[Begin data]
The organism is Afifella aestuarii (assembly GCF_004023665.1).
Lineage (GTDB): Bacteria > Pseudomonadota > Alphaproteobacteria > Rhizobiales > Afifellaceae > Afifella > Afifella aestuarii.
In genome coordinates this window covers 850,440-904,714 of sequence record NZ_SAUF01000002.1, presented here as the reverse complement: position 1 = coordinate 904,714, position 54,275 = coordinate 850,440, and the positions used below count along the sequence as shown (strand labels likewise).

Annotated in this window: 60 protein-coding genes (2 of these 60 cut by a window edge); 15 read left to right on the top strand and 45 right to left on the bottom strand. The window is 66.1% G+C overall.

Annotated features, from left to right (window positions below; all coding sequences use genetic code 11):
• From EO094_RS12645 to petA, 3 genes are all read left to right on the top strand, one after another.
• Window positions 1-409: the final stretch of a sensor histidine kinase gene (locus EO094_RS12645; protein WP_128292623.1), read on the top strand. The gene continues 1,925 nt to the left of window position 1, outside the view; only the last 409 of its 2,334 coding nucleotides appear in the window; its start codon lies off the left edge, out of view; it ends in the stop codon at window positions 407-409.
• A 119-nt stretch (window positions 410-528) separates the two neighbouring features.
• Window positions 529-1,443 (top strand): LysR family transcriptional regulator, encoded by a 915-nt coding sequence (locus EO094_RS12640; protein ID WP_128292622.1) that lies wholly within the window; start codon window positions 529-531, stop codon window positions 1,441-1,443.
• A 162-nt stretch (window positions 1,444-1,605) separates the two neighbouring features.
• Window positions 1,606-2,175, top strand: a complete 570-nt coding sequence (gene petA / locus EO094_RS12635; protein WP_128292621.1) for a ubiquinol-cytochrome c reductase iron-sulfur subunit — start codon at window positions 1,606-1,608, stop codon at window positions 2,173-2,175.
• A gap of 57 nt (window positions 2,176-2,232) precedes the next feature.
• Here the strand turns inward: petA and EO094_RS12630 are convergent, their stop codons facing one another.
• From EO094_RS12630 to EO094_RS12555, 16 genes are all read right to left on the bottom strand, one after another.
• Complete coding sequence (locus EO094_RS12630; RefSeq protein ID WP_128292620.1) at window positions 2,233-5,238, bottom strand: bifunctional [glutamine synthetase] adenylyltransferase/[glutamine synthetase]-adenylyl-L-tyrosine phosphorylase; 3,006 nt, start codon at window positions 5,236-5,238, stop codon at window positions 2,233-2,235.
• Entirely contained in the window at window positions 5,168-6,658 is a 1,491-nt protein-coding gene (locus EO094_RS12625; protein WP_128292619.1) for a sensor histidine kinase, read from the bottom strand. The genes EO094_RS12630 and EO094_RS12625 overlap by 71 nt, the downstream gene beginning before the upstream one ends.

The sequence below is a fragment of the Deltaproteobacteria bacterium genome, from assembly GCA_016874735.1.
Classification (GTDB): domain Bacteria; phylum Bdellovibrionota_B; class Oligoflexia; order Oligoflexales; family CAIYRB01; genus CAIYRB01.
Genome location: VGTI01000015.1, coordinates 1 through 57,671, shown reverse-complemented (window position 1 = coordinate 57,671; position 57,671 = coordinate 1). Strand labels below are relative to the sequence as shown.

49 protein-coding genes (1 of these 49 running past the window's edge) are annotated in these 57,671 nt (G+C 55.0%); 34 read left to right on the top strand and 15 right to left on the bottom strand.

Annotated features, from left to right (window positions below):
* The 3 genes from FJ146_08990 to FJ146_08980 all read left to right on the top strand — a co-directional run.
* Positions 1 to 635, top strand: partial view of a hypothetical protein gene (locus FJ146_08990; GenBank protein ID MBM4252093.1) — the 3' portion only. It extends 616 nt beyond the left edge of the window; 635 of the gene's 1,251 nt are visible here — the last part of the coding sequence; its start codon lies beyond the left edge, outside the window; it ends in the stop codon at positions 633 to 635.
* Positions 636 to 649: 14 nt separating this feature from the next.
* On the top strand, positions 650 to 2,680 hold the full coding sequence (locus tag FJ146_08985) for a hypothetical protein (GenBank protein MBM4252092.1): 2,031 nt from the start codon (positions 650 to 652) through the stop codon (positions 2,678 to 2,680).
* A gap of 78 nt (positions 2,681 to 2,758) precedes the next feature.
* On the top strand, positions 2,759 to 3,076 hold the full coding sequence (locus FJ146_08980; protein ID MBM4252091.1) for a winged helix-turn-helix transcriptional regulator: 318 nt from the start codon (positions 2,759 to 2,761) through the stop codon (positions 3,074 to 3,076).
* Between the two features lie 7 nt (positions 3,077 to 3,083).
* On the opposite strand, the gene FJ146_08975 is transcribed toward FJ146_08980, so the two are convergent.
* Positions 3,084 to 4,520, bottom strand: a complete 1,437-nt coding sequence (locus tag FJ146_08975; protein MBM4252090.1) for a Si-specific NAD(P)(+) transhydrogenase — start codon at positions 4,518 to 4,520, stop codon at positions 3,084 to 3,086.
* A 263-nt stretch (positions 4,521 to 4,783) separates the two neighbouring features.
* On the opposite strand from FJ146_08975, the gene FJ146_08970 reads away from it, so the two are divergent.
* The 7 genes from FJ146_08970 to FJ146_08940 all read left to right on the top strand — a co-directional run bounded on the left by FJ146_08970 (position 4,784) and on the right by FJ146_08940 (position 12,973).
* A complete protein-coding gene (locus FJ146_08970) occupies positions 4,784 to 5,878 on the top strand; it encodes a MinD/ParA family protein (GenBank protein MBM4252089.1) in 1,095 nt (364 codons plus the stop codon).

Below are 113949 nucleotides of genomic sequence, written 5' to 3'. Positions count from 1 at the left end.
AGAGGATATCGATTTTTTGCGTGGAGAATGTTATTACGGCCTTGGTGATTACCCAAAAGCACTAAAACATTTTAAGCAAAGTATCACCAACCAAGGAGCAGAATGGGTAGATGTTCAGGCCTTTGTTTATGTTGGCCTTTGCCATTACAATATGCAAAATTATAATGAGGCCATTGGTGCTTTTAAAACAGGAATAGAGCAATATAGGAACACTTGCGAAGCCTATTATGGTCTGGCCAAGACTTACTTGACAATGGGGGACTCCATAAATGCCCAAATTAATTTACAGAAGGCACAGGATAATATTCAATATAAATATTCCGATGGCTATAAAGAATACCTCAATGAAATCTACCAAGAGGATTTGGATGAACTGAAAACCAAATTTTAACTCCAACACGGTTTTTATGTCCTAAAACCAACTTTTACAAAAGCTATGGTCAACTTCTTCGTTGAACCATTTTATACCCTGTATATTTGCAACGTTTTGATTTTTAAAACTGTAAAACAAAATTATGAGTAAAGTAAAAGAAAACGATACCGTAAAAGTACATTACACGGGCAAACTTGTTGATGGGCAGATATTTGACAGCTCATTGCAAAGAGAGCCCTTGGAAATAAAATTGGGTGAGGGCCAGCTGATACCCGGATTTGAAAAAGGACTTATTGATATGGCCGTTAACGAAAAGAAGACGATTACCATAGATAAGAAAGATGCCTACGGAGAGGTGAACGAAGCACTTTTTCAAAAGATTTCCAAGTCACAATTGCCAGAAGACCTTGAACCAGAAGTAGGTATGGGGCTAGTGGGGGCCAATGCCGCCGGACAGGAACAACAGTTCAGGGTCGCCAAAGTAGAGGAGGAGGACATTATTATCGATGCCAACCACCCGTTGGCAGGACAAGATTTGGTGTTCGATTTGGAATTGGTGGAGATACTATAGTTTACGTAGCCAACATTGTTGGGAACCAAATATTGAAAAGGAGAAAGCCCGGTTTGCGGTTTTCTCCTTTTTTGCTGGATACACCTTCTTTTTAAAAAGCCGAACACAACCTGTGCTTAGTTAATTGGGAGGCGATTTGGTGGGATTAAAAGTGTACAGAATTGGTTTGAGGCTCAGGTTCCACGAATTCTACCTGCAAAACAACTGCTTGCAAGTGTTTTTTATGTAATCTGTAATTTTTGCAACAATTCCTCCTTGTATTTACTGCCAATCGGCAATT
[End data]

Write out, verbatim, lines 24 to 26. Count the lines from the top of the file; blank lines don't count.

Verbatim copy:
* Positions 636 to 649: 14 nt separating this feature from the next.
* On the top strand, positions 650 to 2,680 hold the full coding sequence (locus tag FJ146_08985) for a hypothetical protein (GenBank protein MBM4252092.1): 2,031 nt from the start codon (positions 650 to 652) through the stop codon (positions 2,678 to 2,680).
* A gap of 78 nt (positions 2,681 to 2,758) precedes the next feature.